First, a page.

But say what you want, turkey under $1/# is still cheap meat these days even factoring in the waste. And if you make stock it's not a total waste either so it's better value yet.

I really enjoy turkey but have been getting my fix at the buffet. So I haven't cooked one in close to a year.

    Bookmark   November 18, 2012 at 9:49PM
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We got ours today--just under 16 lbs. More than we need, but I'll send plenty home with my DD. I just love turkey!

    Bookmark   November 18, 2012 at 9:49PM
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I'll be eating at my sisters this year. Nevertheless, I went grocery shopping a couple of days ago and passed by the turkey area. It was .27cent/lb. with a minumum purchase of $25 which was easily done. I couldn't passed it and got a 13 lbs., the smallest I could find. I didn't want a big one that I couldn't handle. I'm going to cook it after Thanksgiving and freeze most of it to eat it slowly.

    Bookmark   November 19, 2012 at 1:54AM
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We won't be celebrating till Saturday, but I've been looking at the turkeys and was surprised to see they're all labeled "young". Now it's been ages since I've cooked a whole turkey, but seems like I remember that you looked for a hen rather than a tom because of the broader breast. Now they're just all 'young'. I guess they're too young to have sex these days.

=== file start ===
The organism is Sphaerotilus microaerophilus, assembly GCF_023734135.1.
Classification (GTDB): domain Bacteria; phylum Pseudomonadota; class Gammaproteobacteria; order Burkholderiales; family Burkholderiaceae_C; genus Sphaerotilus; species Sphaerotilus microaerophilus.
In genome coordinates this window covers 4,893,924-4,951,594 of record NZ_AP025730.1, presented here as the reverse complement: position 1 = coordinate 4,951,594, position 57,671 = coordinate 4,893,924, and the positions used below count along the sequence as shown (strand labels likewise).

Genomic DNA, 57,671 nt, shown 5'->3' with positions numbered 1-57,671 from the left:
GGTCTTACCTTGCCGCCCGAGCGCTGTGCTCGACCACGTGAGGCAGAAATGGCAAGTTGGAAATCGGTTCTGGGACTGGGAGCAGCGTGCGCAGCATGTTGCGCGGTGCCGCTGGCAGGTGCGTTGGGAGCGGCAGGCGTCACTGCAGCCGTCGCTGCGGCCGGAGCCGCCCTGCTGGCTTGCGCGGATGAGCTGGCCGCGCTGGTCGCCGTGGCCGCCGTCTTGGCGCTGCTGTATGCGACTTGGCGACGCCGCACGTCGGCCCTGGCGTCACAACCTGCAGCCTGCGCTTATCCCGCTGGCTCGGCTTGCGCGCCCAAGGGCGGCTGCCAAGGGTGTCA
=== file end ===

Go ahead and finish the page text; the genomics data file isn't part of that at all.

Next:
Also I've heard that the fresh ones are the best, as that indicates they have never been frozen. However in poking around at the 'fresh' ones, I've noticed the parts of them seem to be frozen. What gives? Are the stores just defrosting them for us and charging more?

What am I missing?

    Bookmark   November 19, 2012 at 9:27AM
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Maxmom: When I was at the grocery store last week looking at turkey breasts only, I noticed that they seemed nearly fully defrosted (well, that was just poking at the outside -- I'm sure the inside was still frozen, or I hope so).